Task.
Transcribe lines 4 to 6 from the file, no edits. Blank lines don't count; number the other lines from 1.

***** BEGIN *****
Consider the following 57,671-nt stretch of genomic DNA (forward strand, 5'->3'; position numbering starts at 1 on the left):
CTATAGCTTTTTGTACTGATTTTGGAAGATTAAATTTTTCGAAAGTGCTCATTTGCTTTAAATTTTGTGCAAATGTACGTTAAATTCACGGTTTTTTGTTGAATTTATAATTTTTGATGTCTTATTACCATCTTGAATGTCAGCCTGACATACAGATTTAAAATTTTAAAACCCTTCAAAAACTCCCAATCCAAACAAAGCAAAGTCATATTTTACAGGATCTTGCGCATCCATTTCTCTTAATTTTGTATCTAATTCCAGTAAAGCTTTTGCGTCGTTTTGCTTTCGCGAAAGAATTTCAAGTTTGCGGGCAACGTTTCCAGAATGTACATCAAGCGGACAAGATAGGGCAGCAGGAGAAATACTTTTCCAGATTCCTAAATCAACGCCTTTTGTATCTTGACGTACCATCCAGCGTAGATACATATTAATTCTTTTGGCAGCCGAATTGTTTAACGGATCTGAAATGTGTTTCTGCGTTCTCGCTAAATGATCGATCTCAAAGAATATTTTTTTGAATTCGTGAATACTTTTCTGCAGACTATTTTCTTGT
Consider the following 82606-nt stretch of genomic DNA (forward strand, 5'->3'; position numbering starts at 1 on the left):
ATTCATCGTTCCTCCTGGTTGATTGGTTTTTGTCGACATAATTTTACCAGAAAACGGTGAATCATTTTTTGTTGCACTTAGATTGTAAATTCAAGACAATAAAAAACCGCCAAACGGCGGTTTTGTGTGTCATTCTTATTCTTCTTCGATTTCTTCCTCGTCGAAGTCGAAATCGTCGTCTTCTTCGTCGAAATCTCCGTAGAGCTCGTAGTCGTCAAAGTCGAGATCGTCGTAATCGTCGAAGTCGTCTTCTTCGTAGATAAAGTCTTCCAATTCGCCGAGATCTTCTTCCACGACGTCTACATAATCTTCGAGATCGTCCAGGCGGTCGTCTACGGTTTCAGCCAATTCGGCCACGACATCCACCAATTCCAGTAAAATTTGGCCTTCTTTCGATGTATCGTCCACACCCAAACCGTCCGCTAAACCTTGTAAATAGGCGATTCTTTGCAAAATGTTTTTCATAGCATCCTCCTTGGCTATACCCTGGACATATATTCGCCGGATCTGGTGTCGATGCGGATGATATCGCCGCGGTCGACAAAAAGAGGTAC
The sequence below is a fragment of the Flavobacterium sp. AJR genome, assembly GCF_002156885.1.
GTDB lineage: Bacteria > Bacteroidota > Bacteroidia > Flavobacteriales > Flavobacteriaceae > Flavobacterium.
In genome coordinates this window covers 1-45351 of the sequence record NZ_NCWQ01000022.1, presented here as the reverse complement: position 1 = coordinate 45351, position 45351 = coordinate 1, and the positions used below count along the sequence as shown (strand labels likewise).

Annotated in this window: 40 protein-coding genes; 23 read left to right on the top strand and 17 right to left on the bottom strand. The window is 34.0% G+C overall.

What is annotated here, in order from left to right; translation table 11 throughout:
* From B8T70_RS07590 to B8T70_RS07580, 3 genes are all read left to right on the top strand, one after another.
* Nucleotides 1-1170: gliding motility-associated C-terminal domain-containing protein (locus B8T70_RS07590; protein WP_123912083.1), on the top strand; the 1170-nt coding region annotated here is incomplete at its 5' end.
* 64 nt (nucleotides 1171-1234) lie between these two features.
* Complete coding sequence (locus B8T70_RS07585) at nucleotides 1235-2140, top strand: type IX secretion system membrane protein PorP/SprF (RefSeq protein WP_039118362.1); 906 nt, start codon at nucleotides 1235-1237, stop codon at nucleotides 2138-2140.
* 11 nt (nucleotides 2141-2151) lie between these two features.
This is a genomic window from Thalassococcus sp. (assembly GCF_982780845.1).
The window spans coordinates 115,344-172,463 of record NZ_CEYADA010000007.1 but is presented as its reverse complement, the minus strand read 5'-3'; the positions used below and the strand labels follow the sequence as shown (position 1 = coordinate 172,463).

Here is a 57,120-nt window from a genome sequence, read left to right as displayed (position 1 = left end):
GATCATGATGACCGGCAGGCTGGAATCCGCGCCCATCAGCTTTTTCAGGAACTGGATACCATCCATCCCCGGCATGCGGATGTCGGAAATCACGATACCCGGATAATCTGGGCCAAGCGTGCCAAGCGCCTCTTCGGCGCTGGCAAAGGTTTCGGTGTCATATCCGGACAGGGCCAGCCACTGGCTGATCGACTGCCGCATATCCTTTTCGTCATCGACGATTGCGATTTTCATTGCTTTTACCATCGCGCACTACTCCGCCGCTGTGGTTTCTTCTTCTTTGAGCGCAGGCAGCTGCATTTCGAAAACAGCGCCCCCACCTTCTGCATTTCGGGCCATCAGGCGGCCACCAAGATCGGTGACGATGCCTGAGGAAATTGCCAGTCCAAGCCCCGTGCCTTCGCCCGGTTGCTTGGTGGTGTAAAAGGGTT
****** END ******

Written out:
ATTCATCGTTCCTCCTGGTTGATTGGTTTTTGTCGACATAATTTTACCAGAAAACGGTGAATCATTTTTTGTTGCACTTAGATTGTAAATTCAAGACAATAAAAAACCGCCAAACGGCGGTTTTGTGTGTCATTCTTATTCTTCTTCGATTTCTTCCTCGTCGAAGTCGAAATCGTCGTCTTCTTCGTCGAAATCTCCGTAGAGCTCGTAGTCGTCAAAGTCGAGATCGTCGTAATCGTCGAAGTCGTCTTCTTCGTAGATAAAGTCTTCCAATTCGCCGAGATCTTCTTCCACGACGTCTACATAATCTTCGAGATCGTCCAGGCGGTCGTCTACGGTTTCAGCCAATTCGGCCACGACATCCACCAATTCCAGTAAAATTTGGCCTTCTTTCGATGTATCGTCCACACCCAAACCGTCCGCTAAACCTTGTAAATAGGCGATTCTTTGCAAAATGTTTTTCATAGCATCCTCCTTGGCTATACCCTGGACATATATTCGCCGGATCTGGTGTCGATGCGGATGATATCGCCGCGGTCGACAAAAAGAGGTAC
The sequence below is a fragment of the Flavobacterium sp. AJR genome, assembly GCF_002156885.1.
GTDB lineage: Bacteria > Bacteroidota > Bacteroidia > Flavobacteriales > Flavobacteriaceae > Flavobacterium.